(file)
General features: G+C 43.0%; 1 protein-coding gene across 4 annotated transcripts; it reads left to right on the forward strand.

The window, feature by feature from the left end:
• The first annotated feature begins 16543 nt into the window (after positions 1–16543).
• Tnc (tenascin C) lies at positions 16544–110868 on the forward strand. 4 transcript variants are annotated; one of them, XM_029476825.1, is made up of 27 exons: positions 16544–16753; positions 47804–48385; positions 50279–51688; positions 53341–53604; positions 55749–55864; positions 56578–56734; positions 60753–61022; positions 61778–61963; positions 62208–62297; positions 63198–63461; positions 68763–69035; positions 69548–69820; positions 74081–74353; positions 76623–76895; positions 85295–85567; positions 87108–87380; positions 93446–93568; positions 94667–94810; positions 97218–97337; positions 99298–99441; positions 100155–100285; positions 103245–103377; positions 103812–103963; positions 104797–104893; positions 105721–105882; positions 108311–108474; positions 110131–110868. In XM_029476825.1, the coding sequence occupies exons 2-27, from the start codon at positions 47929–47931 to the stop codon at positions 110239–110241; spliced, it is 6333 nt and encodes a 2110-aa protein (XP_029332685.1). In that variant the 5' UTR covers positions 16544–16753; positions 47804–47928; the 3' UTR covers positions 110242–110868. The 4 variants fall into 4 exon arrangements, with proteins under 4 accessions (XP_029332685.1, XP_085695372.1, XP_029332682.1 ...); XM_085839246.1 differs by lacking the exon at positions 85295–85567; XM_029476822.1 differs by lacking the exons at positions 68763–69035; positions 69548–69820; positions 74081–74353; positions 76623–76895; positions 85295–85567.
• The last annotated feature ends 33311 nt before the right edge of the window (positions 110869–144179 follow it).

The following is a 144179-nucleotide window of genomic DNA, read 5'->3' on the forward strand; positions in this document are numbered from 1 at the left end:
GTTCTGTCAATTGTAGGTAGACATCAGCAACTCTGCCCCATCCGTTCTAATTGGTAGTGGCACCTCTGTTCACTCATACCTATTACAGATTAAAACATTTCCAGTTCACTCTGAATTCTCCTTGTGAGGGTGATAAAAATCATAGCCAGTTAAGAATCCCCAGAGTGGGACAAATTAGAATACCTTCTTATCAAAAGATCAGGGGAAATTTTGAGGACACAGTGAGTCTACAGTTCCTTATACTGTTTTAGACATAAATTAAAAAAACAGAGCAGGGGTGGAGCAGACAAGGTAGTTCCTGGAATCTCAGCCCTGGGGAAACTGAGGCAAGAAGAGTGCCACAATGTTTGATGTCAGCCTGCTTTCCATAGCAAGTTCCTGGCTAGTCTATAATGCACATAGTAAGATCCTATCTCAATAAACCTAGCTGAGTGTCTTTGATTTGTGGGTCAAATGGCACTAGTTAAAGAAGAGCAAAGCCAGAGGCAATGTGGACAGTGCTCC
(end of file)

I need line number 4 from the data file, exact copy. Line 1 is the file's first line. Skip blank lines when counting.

• Tnc (tenascin C) lies at positions 16544–110868 on the forward strand. 4 transcript variants are annotated; one of them, XM_029476825.1, is made up of 27 exons: positions 16544–16753; positions 47804–48385; positions 50279–51688; positions 53341–53604; positions 55749–55864; positions 56578–56734; positions 60753–61022; positions 61778–61963; positions 62208–62297; positions 63198–63461; positions 68763–69035; positions 69548–69820; positions 74081–74353; positions 76623–76895; positions 85295–85567; positions 87108–87380; positions 93446–93568; positions 94667–94810; positions 97218–97337; positions 99298–99441; positions 100155–100285; positions 103245–103377; positions 103812–103963; positions 104797–104893; positions 105721–105882; positions 108311–108474; positions 110131–110868. In XM_029476825.1, the coding sequence occupies exons 2-27, from the start codon at positions 47929–47931 to the stop codon at positions 110239–110241; spliced, it is 6333 nt and encodes a 2110-aa protein (XP_029332685.1). In that variant the 5' UTR covers positions 16544–16753; positions 47804–47928; the 3' UTR covers positions 110242–110868. The 4 variants fall into 4 exon arrangements, with proteins under 4 accessions (XP_029332685.1, XP_085695372.1, XP_029332682.1 ...); XM_085839246.1 differs by lacking the exon at positions 85295–85567; XM_029476822.1 differs by lacking the exons at positions 68763–69035; positions 69548–69820; positions 74081–74353; positions 76623–76895; positions 85295–85567.